your Fighter or Gladiator in their faces can lead to many interesting uses of
    swear words. The good news is, they rarely become tougher as you progress,
    merely being increased in number and spread out over a greater area. Some of
    them carry a randomized item which can be anything from a piece of junk to a
    valuable piece of fruit or gemstone. 
    
    Templar: Priests devoted to the Sorceror-King, they are dangerous combatants
    and should be killed off swiftly. They aren't always called by "Templar" in
    the info screen so be aware. More than likely they possess serious psionic
    abilities which can make you hurt. They have better equipment than mere guards,
    which means you'll often find interesting loot afterwards. They also have a
    greater tendency to carry interesting magical fruit or treasures on them. 
    
    Guards (Half-Giants): These are separated into a segment all on their own.
    While they are not as commonly found as human guards, they make up for it in
    being able to land dangerously powerful blows. They use two clubs, and carry
    one other piece of gear which is random. Take care of these enemies with a
    Hold Person or other similar spell in order to reduce the chance of them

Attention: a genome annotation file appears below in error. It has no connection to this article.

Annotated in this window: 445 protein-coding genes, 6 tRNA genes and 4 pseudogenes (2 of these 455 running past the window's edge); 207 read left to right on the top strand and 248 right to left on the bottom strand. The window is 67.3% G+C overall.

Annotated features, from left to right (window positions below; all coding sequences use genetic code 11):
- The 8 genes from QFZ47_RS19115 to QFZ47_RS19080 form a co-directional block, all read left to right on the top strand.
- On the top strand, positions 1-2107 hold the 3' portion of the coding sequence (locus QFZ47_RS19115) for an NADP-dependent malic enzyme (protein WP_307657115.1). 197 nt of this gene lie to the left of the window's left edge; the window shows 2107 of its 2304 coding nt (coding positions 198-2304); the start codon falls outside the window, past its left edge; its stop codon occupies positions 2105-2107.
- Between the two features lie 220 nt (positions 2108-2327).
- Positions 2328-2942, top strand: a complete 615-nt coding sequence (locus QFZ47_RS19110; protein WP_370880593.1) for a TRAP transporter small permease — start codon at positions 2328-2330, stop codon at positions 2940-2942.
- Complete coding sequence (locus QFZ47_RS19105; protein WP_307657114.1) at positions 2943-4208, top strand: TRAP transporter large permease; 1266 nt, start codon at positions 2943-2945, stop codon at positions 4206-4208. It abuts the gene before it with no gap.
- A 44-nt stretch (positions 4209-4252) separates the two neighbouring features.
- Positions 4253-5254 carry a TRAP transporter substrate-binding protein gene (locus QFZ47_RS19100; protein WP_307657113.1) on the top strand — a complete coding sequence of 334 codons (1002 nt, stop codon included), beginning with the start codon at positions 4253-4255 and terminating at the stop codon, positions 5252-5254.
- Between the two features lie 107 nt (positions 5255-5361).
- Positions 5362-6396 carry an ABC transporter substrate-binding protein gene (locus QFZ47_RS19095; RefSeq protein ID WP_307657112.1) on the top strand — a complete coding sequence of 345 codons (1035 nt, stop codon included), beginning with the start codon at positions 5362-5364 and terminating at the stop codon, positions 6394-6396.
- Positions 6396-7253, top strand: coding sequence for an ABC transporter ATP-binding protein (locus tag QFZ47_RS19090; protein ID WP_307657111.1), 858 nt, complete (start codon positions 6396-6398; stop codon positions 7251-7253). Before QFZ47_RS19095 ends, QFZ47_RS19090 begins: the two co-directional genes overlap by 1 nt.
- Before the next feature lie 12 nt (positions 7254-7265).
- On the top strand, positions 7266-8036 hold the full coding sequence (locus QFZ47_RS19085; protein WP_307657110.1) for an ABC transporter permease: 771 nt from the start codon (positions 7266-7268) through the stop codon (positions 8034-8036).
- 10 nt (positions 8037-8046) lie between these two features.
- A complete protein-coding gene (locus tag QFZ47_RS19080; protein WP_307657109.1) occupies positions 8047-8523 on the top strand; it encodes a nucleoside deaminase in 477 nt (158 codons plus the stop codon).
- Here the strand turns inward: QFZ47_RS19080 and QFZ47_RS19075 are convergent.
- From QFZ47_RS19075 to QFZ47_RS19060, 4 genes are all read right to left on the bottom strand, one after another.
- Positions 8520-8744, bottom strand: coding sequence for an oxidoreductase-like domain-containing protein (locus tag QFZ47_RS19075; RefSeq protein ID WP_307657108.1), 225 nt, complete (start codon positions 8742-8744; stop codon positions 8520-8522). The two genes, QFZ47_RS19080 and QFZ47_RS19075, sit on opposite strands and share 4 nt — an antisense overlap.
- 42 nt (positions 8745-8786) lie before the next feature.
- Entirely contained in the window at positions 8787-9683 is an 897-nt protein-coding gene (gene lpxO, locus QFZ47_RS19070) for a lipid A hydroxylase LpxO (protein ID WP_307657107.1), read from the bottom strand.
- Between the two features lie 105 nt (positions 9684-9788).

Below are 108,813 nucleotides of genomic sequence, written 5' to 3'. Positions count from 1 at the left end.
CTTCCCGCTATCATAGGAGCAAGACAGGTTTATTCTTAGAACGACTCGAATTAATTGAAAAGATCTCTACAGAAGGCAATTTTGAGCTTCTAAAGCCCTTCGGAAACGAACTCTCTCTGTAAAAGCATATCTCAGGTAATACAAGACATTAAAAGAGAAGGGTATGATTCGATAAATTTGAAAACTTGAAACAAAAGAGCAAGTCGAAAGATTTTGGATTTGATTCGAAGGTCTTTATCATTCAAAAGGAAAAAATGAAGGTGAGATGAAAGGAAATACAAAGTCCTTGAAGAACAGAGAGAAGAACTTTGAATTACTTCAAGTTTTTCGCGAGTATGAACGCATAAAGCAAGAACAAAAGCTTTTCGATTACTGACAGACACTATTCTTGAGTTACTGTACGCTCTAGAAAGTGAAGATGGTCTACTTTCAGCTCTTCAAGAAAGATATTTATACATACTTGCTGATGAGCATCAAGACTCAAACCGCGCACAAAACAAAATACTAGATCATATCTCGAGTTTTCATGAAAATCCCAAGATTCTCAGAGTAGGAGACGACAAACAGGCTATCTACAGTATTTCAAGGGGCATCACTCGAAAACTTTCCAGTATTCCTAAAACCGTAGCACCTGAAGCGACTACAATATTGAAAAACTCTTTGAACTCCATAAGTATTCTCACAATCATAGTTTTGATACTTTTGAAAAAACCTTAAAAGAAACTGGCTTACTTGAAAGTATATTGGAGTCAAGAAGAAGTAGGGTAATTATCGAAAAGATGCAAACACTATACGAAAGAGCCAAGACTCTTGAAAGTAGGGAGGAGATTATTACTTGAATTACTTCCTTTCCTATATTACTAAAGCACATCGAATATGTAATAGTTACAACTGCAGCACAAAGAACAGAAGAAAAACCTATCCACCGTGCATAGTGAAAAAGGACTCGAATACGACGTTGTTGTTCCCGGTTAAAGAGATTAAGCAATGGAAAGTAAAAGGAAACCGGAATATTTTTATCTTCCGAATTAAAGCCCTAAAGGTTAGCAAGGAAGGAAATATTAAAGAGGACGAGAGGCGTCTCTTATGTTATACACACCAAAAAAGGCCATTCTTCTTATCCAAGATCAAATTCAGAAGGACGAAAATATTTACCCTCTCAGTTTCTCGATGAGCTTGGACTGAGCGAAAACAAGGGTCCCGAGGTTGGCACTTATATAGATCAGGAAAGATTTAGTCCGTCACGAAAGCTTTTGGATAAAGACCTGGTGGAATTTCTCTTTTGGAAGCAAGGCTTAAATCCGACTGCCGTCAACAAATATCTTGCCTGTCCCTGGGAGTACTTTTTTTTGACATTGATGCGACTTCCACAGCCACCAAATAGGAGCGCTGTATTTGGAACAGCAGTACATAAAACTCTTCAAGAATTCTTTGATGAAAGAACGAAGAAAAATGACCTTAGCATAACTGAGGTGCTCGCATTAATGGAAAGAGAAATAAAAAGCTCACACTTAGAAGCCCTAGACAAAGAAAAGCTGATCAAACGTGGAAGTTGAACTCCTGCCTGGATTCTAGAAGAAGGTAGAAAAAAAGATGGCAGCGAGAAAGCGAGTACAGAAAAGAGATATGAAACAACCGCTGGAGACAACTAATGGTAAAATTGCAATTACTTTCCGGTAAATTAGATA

reducing a Preserver to a red paste.
    
    Thri-Kreen: Since they're a character type, let me list them here. As a
    character, you're likely to see them use a weapon to fight, but in the wild
    you are more likely to see them use natural weapons. This doesn't change the
    fact they will swing at least five times on you, and they will have a chance at
    paralyzing you. Approach with a moderate amount of caution, because they can
    still be defeated easily.
    
    Tohr-Kreen: Green-eyed, spear-wielding, hardier cousins to the thri-kreen,
    they move much faster and hit harder. They will be mixed in with some arena
    battles once you reach the higher-end of the spectrum. In the wild, you'll see
    them in small bands hunting you down tenaciously. I recommend Hold Monster or
    Ego Whip to prevent them from shredding you immediately, and taking out active
    threats first before focusing on ones prevented from tearing you apart. Don't
    try to hold them at range, because their immense movement rate wil ensure they
    catch you anyway.
    
    
    --- 6. Walkthrough ------------------------------------------------- (0600) ---
    
    --- First Fight ---
    
    The game opens on your first fight in the Arena of Draj. You're treated to 
    watching a defiler being torn apart by a Rampager before you are sent to fight.